California soda tax bill stalled until next year

(source)

Dive Brief:

  • A California bill proposing a statewide tax on sugary beverages did not pass necessary committees in order to be considered by the full body this year and has been shelved until next year, according to a release the bill’s sponsor sent to Food Dive. Assembly Bill 138 would place a 2 cent per fluid ounce tax on soda and other sugary drinks.
  • The California Chamber of Commerce, grocery stores and the beverage industry came out against the bill. The Howard Jarvis Taxpayers Association projected that the tax could create more than $3 billion in new costs for people in California, according to CNBC.
  • “While this is not the outcome I had hoped for, AB 138 remains alive in the legislative process, albeit on a slower track,” Assemblyman Richard Bloom, who authored the measure, said in the release. “This delay is unfortunate because, with the health outcomes of millions of Californians at stake, there is no time to lose. On the other hand, we will now have the time to build an even bigger and stronger coalition of supporters.”

Dive Insight:

The momentum for taxes on sugary drinks has been a rollercoaster in recent years. Although some cities and counties have successfully passed taxes, many have been thwarted by soda companies who have paid big bucks to campaign for their rejection and angry consumers. This latest setback could be a sign that the soda industry’s efforts to trump and stall the taxes have been largely successful. 

Bloom said the measure is becoming a “two-year bill” — the term for legislation that does not pass fiscal committees by the deadline. It will remain in the Assembly Revenue & Taxation Committee and continue through the legislative process next year.

According to CNBC, this is Bloom’s third try to pass a soda tax. But he isn’t the only one. California lawmakers have introduced five bills with the goal of reducing consumer consumption of sweetened drinks using new taxes, warning labels and limits on sizes and product placement.

The shelving of this bill is a big win for the soda industry. The Los Angeles Times reported the industry spent nearly $12 million in California on these issues during the past two years. And its not just California. Big soda companies, including Coca-Cola, Pepsi and Keurig Dr Pepper, have spent money nationwide on campaigns to ban grocery taxes — often soda taxes by another name. By convincing voters these taxes will only make essential products cost more, the industry has seen success in several states.

Lobbying and advertisements have helped in some ways, but soda companies have had problems moving past concerns that sugary drinks lead to health issues. This latest bill, which is supported by groups representing medical practitioners and activists, argues there is a direct connection between drinking sugary beverages and developing diabetes, obesity and heart disease. It would have used the tax revenue raised to help fund a program to lower the costs of treating those health issues.

Several soda taxes are successful. A recent study used five years of data from Berkeley, California — the first U.S. city to tax soda — and found a 52% decrease in soda consumption in the first three years the tax was in place. Additionally, after two months of Philadelphia’s soda tax, a study found residents were about 40% less likely to drink sugary drinks every day than people elsewhere.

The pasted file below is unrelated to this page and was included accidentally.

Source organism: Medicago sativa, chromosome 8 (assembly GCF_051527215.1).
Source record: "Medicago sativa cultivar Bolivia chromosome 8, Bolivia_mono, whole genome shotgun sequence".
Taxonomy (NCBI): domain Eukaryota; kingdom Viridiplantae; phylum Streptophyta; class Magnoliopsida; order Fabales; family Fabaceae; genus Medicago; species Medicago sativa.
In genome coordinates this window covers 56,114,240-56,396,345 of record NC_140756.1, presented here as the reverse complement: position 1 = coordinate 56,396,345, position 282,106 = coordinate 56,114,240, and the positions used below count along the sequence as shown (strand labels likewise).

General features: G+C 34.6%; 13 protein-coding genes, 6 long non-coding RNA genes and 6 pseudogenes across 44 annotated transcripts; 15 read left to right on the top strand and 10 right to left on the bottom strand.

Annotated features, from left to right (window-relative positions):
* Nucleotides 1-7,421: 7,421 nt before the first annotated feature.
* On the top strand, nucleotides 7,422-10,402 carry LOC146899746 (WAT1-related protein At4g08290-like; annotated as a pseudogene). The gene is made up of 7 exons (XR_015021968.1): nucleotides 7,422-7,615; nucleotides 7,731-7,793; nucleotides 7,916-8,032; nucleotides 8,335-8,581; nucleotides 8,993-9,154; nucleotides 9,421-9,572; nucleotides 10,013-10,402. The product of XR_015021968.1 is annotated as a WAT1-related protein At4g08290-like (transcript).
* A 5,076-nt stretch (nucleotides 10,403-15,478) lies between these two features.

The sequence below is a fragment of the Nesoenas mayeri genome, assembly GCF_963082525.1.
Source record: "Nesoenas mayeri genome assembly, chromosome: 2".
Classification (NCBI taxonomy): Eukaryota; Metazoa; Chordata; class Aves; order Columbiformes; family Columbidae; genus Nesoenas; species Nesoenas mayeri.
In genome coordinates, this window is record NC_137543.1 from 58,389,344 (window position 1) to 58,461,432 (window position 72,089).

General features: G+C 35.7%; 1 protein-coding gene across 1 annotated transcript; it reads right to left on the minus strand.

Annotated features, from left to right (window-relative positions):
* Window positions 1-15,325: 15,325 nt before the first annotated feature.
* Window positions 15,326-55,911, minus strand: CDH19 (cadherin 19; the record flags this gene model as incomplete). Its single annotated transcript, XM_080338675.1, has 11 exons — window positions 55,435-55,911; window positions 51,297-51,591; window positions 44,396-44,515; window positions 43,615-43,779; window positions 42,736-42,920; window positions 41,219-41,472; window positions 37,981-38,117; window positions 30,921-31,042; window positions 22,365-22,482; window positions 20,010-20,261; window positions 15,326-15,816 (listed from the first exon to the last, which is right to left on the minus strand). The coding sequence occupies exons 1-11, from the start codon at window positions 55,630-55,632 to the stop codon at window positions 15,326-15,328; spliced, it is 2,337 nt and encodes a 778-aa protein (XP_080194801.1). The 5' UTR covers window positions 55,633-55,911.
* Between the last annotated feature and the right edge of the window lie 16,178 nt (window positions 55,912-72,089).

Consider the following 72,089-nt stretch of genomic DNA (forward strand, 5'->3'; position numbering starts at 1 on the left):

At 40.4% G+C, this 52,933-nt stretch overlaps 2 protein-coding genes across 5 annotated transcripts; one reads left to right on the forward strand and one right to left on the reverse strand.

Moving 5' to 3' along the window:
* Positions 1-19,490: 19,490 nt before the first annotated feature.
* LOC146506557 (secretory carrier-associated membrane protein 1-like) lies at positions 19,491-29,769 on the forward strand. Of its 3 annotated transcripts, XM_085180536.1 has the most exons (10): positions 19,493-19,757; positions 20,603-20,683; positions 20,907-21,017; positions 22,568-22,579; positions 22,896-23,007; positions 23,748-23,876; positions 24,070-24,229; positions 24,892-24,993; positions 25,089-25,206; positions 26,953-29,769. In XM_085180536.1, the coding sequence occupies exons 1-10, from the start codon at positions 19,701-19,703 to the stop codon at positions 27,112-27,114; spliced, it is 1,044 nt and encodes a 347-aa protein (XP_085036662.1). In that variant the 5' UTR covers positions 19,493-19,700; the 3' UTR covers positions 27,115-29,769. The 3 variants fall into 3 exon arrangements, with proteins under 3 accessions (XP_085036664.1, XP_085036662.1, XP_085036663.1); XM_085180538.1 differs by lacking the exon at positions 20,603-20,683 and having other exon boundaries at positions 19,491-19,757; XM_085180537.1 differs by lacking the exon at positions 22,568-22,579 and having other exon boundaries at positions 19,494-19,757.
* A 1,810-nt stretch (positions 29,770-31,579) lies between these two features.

But soda taxes have also been problematic. A penny-per-ounce soda tax in Cook County, Illinois, which includes Chicago, was repealed just three months after it went into effect. The tax, which was passed by the county’s board of commissioners, was deeply unpopular with residents. According to a poll from the Illinois Manufacturers’ Association, four out of five residents thought the tax was created primarily for the county to make money.

In Philadelphia, a 1.5-cent-per-ounce sugary drink tax has been unpopular with soda companies, retailers and consumers from the start. Studies have shown the tax has inspired consumers to drive outside of the city limits to purchase non-taxed sugary drinks. And grocery stores and distributors have seen smaller basket sizes, fewer sales and layoffs because of the tax. Though Philadelphia’s tax was upheld by the Pennsylvania Supreme Court earlier this year, city council is considering legislation to repeal it — and has passed a bill for a study to show its economic consequences. The tax is becoming a major issue in the coming city elections, with the American Beverage Association spending $604,000 on attack ads against Mayor Jim Kenney, who championed the tax.

But decisions about soda taxes are not all political. A federal appeals court also recently ruled that a San Francisco law requiring health warnings on soda and sugary beverage advertisements was unconstitutional. 

Overall, consumers have been drinking fewer soft drinks and the market has struggled with declining sales as consumers choose better-for-you options. Soda has been working to make a comeback with new flavors and innovations. If the industry can afford to keep fighting off and shelving these proposed taxes and health warnings, then soda could come out on top again.

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